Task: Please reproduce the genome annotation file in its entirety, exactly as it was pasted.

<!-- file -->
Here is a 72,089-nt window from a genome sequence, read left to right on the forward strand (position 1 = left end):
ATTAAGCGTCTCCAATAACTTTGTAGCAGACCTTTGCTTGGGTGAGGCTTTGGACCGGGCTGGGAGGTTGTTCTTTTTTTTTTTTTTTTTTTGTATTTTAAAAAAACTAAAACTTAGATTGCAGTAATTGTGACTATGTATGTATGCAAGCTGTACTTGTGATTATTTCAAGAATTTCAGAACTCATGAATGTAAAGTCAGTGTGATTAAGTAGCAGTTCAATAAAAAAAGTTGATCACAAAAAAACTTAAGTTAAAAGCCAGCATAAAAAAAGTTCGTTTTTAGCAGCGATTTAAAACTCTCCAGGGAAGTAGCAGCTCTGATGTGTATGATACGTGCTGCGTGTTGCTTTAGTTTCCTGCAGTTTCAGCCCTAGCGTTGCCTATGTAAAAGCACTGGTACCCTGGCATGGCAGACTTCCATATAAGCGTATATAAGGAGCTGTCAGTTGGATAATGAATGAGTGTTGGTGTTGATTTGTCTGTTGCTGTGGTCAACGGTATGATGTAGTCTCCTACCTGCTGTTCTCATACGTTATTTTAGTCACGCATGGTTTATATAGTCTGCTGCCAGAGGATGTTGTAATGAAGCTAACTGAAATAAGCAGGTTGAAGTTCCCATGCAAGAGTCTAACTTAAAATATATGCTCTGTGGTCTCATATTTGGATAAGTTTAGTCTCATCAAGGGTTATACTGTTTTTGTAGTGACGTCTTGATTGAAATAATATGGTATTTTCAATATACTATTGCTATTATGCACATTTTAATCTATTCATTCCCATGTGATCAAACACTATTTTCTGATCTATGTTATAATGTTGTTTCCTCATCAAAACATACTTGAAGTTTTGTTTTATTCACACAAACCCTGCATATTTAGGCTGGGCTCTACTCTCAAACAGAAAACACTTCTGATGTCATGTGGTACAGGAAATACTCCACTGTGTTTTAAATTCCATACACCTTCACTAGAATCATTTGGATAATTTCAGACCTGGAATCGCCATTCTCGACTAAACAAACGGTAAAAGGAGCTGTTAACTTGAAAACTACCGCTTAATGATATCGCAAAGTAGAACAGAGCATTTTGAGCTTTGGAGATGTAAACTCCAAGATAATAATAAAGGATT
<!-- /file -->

Here is a 72,089-nt window from a genome sequence, read left to right on the forward strand (position 1 = left end):
ATTAAGCGTCTCCAATAACTTTGTAGCAGACCTTTGCTTGGGTGAGGCTTTGGACCGGGCTGGGAGGTTGTTCTTTTTTTTTTTTTTTTTTTGTATTTTAAAAAAACTAAAACTTAGATTGCAGTAATTGTGACTATGTATGTATGCAAGCTGTACTTGTGATTATTTCAAGAATTTCAGAACTCATGAATGTAAAGTCAGTGTGATTAAGTAGCAGTTCAATAAAAAAAGTTGATCACAAAAAAACTTAAGTTAAAAGCCAGCATAAAAAAAGTTCGTTTTTAGCAGCGATTTAAAACTCTCCAGGGAAGTAGCAGCTCTGATGTGTATGATACGTGCTGCGTGTTGCTTTAGTTTCCTGCAGTTTCAGCCCTAGCGTTGCCTATGTAAAAGCACTGGTACCCTGGCATGGCAGACTTCCATATAAGCGTATATAAGGAGCTGTCAGTTGGATAATGAATGAGTGTTGGTGTTGATTTGTCTGTTGCTGTGGTCAACGGTATGATGTAGTCTCCTACCTGCTGTTCTCATACGTTATTTTAGTCACGCATGGTTTATATAGTCTGCTGCCAGAGGATGTTGTAATGAAGCTAACTGAAATAAGCAGGTTGAAGTTCCCATGCAAGAGTCTAACTTAAAATATATGCTCTGTGGTCTCATATTTGGATAAGTTTAGTCTCATCAAGGGTTATACTGTTTTTGTAGTGACGTCTTGATTGAAATAATATGGTATTTTCAATATACTATTGCTATTATGCACATTTTAATCTATTCATTCCCATGTGATCAAACACTATTTTCTGATCTATGTTATAATGTTGTTTCCTCATCAAAACATACTTGAAGTTTTGTTTTATTCACACAAACCCTGCATATTTAGGCTGGGCTCTACTCTCAAACAGAAAACACTTCTGATGTCATGTGGTACAGGAAATACTCCACTGTGTTTTAAATTCCATACACCTTCACTAGAATCATTTGGATAATTTCAGACCTGGAATCGCCATTCTCGACTAAACAAACGGTAAAAGGAGCTGTTAACTTGAAAACTACCGCTTAATGATATCGCAAAGTAGAACAGAGCATTTTGAGCTTTGGAGATGTAAACTCCAAGATAATAATAAAGGATT